The Thrill of a Good Spine Chiller

As a lover of all things that go bump in the night, I am often quizzed by those non-lovers out there as to why I enjoy these grim tales so much. And I see their point. Why, in a world where there is already so much horror, would I want to go looking for it in my bedtime stories? In all honesty, I don’t really know why I love the weird and wonderfully dark stories of Mr Lovecraft, Mr Poe and all of those other bards of the darker yarns. However, I do know that I am not alone and that the history of terrifying tales is long and steadfast.

For me it started with Lord of the Rings. I remember the thrilling shivers that came over me as I experienced Frodo being chased by the Ringwraiths towards Bree and the safety of the Prancing Pony. Tolkien’s descriptions conjured such vivid images. Of course Tolkien, being a philologist, had plenty of material to draw from in his studies of Beowulf and the Norse sagas. Indeed, most of the names he uses can be found in the tales of Old Iceland and Norway. I fancy he rather enjoyed the darker stories himself. For example, in Beowulf (which Tolkien translated into prose), Grendl’s introduction paints a very frightening picture as the ‘fen-walker, heath-stalker, offspring of Cain’ who cannot be killed by weapons made of man. All very mythic and scary.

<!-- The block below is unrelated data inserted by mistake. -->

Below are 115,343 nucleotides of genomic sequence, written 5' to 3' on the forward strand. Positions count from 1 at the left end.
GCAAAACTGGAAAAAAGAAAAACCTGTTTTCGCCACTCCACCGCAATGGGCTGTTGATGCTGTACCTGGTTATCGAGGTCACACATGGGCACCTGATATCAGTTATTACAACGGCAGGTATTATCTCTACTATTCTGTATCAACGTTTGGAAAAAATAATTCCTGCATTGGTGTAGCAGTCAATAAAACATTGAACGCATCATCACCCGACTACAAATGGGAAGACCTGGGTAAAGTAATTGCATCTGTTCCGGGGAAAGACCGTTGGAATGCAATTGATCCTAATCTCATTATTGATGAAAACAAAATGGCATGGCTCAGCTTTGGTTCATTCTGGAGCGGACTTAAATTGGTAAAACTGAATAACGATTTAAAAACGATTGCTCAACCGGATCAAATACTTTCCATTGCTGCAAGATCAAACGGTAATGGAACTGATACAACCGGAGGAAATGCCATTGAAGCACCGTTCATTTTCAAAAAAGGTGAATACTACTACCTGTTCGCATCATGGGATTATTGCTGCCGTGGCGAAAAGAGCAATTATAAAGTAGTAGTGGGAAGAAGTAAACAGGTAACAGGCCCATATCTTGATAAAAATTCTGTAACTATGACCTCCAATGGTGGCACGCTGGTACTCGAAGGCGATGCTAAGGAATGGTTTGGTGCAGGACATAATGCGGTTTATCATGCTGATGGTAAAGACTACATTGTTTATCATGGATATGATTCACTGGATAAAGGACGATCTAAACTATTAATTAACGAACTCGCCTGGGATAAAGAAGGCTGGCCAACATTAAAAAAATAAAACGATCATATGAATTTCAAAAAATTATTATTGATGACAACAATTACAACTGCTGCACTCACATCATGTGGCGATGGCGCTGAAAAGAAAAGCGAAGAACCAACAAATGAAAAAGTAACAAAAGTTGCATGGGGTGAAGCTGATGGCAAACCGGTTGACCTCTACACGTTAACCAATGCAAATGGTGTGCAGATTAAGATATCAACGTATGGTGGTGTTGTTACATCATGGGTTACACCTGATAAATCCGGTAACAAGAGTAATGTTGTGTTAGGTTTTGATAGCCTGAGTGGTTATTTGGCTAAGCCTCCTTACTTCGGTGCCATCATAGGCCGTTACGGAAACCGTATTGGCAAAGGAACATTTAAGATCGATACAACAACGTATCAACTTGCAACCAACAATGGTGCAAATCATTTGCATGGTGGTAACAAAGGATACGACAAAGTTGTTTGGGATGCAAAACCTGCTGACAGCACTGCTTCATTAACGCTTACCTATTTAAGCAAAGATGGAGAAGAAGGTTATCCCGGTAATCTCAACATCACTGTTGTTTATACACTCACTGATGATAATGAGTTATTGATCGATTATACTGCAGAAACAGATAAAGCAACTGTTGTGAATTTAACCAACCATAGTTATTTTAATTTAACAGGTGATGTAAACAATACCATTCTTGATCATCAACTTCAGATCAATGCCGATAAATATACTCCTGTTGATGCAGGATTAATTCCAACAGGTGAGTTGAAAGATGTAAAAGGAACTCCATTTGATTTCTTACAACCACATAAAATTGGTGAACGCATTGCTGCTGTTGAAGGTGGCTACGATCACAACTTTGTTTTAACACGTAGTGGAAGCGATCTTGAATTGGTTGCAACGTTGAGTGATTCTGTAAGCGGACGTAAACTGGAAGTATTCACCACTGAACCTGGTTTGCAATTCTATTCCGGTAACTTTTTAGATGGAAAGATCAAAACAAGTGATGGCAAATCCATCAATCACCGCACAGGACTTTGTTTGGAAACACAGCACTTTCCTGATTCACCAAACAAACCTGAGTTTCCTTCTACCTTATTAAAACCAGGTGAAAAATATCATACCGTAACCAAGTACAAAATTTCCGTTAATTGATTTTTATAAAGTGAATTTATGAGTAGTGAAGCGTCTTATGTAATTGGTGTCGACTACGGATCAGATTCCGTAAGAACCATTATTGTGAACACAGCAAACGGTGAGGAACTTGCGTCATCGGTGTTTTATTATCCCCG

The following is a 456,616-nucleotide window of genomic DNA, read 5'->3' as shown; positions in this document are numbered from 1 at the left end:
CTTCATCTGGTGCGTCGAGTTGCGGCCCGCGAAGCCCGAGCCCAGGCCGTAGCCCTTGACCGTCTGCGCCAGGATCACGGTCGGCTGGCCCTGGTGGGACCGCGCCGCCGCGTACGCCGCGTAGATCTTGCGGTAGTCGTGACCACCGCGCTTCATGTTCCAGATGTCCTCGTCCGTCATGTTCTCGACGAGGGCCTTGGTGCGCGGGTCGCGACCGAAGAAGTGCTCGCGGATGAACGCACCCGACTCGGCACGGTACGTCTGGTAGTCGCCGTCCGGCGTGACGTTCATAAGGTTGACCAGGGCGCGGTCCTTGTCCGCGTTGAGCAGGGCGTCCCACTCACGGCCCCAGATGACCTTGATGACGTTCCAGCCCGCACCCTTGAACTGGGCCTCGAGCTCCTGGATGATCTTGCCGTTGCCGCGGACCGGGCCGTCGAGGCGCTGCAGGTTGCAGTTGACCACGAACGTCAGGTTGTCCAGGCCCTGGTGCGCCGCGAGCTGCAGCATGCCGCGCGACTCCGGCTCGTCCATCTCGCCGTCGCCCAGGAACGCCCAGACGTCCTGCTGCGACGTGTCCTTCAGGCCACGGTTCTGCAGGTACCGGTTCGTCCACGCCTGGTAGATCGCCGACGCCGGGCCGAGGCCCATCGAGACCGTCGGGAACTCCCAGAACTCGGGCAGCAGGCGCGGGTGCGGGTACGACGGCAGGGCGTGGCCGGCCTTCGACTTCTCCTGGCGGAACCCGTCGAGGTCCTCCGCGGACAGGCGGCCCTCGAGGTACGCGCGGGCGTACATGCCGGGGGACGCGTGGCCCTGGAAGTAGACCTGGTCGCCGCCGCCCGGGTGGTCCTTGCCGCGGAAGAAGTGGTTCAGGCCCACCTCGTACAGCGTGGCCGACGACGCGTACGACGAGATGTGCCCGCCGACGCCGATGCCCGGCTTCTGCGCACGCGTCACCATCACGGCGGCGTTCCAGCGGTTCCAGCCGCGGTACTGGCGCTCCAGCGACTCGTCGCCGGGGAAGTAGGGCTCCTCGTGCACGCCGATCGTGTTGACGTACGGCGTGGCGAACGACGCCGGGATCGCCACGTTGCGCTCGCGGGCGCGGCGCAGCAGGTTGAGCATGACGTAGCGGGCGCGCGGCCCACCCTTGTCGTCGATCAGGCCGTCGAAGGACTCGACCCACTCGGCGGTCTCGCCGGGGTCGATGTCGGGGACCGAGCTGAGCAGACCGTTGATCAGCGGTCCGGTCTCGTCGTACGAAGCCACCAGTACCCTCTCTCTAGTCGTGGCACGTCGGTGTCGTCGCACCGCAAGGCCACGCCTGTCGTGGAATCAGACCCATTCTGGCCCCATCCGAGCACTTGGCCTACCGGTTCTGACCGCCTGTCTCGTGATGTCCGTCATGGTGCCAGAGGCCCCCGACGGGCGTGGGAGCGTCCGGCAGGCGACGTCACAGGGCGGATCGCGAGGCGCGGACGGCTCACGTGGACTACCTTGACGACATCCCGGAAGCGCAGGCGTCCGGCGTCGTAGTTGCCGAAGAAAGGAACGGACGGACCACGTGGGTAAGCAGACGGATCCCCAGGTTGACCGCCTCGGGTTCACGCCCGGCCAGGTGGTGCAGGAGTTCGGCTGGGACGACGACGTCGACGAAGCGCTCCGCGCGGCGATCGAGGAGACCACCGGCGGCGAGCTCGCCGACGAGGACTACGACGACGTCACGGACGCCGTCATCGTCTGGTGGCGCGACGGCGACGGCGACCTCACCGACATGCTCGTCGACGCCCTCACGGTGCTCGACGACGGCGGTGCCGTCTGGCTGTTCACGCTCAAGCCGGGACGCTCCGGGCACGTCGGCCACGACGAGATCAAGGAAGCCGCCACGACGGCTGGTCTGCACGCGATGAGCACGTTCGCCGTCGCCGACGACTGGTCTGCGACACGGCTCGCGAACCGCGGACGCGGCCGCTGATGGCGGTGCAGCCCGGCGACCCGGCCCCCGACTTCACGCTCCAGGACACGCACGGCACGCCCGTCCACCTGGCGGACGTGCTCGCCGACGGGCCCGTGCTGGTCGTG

Later came other writers and poets such as Radcliffe with her gothic romances and Dante with his Inferno. In America, Lovecraft, Chambers and Bierce all made their mark with the mythos of Cthulhu and The King in Yellow. Poe had his own special brand of chilling tale and magazines such as Weird Tales published them all for a horror hungry audience.
In England, there came the Penny Dreadfuls: magazines of short stories that could be had for, you guessed it, a penny. These were full of stories of vampires and monsters and invariably always included a damsel in distress.

Today we have a bevy of modern horror writers – Clive Barker and Stephen King immediately spring to mind – who titilate and thrill readers with ominous mists, native american ghosts and the denizens of hell. And then, with the advent of film came the opportunity to transfer these monsters to the silver screen. Who can forget Bella Lugosi in Nosferatu! Or the evil clown in IT! (A dear friend of mine could not go the bathroom on her own for weeks after watching that).

Looking at this long history and at my own long-time devotion to scary stories, I admit, it must seem a little twisted. But, one thing I should point out is that all of these stories are, in the end, fantasy. And at the end of most of these stories good always wins out over evil. The ring is destroyed, the vampire is slain, daylight returns and the person in distress is saved.

Perhaps it is this that makes these stories so appealing. It shows the duality of life. There is good and there is a lot of bad, but if you behave like a hero, good will win out.


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